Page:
10. I like the FSA – the stuff they do is a constant reminder to me about why i don’t work in the public sector – And they only have four objectives – one of which is this
    financial stability – contributing to the protection and enhancement of stability of the UK financial system

    So as our system goes into free fall does anyone think they are achieving this today?

  11. Only on a Friday afternoon.

    We are paying these people to trawl through twatter sites?????

    Next on the agenda – paying them to sit in pubs and listen in on peoples conversations.

  12. FSA hatches cunning plan to catch twits while the markets are in free fall and the world is on the brink of global economic meltdown
    Wow we can all rest easy tonight knowing we are in safe hands.t

  13. Just so we don’t miss the irony of this,the FSA spokesperson stated, quite correctly, “any financial promotions must be clear, fair and not misleading.” yet they support the promotion of a Money Advice Service which is specifically barred from giving advice about money.
    Is there anyone on the planet with an IQ not in single digits that doesn’t think this proves the FSA are utterly incompetent?
    Note to anyone from the FSA, “not in single digits” means above 9. Ask your mummies to explain the long words.

  14. “Woolwich Offset Mortgages” around the ground at White Hart Lane on Sky TV? Acceptable?

  15. john joe mcginley 24th September 2011 at 6:59 am

    We need some common sense here. What is Twitter? it is a social media conversation tool. Most Tweets that discuss an offer due to the limitations of 140 characters link to a web page. Using a tool such as allows you to include a URL and still have a chat. The web page should be where the FSA concentrate their minds.

    The FSA has to ensure that they embrace the new world not strangle it in red tape.

  16. It’s curious that the FSA should be vigilant about the content of items on Twitter when it is not in the least concerned about the monumental drivel that occurs in the UK media on matters financial.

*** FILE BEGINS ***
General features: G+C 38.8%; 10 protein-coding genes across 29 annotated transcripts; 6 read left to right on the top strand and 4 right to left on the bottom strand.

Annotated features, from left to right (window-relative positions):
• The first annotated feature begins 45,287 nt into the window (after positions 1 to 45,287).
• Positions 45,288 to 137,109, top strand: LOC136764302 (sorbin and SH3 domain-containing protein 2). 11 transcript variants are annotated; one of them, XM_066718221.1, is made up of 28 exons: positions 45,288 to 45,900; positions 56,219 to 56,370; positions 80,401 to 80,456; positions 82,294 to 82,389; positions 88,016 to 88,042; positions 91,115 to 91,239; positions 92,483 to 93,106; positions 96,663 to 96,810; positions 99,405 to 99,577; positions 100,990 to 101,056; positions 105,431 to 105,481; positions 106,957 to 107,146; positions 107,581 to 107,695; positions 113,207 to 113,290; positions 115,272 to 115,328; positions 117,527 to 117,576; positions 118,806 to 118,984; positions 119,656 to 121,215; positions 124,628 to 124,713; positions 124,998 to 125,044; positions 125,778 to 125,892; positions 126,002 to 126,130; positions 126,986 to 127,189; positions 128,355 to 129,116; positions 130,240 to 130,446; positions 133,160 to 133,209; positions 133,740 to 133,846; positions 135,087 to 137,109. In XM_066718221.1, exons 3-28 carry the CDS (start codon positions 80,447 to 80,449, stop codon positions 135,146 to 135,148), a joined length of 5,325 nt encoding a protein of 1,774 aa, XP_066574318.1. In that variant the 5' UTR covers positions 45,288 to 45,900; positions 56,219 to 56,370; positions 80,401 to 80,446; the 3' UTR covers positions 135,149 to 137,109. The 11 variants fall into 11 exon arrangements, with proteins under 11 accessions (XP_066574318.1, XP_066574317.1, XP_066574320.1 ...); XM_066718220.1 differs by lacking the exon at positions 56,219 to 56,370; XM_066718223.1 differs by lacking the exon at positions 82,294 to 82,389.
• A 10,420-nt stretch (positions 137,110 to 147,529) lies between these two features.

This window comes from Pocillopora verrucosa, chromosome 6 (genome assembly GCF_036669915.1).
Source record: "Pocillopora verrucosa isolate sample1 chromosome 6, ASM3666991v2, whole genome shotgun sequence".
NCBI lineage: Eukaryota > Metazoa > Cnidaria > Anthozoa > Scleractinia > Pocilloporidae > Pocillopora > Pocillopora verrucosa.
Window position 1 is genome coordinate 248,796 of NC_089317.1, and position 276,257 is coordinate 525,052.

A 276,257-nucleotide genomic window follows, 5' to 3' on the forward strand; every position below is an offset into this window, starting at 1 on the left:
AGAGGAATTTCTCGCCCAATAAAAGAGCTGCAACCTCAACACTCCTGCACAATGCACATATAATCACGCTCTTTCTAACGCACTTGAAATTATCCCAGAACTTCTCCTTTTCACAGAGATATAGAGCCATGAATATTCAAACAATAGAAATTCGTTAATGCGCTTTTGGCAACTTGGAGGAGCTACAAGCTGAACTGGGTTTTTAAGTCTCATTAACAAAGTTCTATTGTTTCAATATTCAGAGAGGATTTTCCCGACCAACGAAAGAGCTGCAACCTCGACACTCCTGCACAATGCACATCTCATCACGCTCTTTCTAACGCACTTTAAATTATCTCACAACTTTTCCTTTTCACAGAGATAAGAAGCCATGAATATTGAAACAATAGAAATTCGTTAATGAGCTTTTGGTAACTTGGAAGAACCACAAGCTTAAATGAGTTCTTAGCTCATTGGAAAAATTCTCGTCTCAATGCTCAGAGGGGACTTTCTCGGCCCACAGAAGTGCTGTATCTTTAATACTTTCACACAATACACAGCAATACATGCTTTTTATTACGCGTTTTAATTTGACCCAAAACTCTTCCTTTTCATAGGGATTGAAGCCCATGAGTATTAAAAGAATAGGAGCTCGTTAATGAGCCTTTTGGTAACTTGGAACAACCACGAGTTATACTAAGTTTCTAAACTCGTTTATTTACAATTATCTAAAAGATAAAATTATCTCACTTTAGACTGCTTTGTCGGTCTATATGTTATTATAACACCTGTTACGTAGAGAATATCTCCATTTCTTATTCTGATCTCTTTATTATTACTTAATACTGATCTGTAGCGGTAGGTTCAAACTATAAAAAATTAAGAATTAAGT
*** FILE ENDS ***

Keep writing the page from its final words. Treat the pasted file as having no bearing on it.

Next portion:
Did anyone see the headlines on the FT Weekend Money supplement this weekend. The Money Management survey on which it is based is so sloppy that the finance industry should take if to court for slander, and the FT (who own Money Management) exacerbate the inaccurate presentation by presenting most of the fiction as fact.
    The FSA is charged to maintain market confidence. Undermining public confidence in savings products by the publication of mischievous and misleading articles should fall under this heading.
    Curious how they continue to search diligently for the speck of dust when a mountain of poo is staring them in the face.

  17. If you read these comments you will understand why I despair of our profession. This is a non story, social media has always been subject to promotional regulations and the FSA clearly has been checking up and rightly so. If nothing else this article is a reminder to those that use Twitter etc. that they need to be careful how they use it.
    However, I wish I could be so reassured that the FSA chase up of those who try to flog SIPPs and unlock their pension when I report them…..

  18. I used to wonder who was reading the torrent of rubbish on Twitter..

    I still wonder how the twitterers find the time to write it… and more to the point.. WHY

  19. To address one point, you can easily set up key word searches on Twitter, so manpower used for this initial ‘crackdown’ could be minimal.

    What would be nice is if the FSA gave examples of what is and isn’t acceptable, and clear guidance.

    However, their toe-dipping on this so far suggests they don’t really know themselves.

  20. A tweet is treated by the FSA correctly a customer communication and a promotion and is governed by COBS 4 and Principle 7 and is not a personal recommendation. The FSA has previously warned firms in a paper on this subject of the difficulties of using twitter and other instant media while complying with the requirements of “clear, fair and not misleading”.

  21. The FSA is dead next year. I am sure that the Prudential Regulation Authority (or whatever organisation will oversee this particular issue of social media) will be a little more enlightened.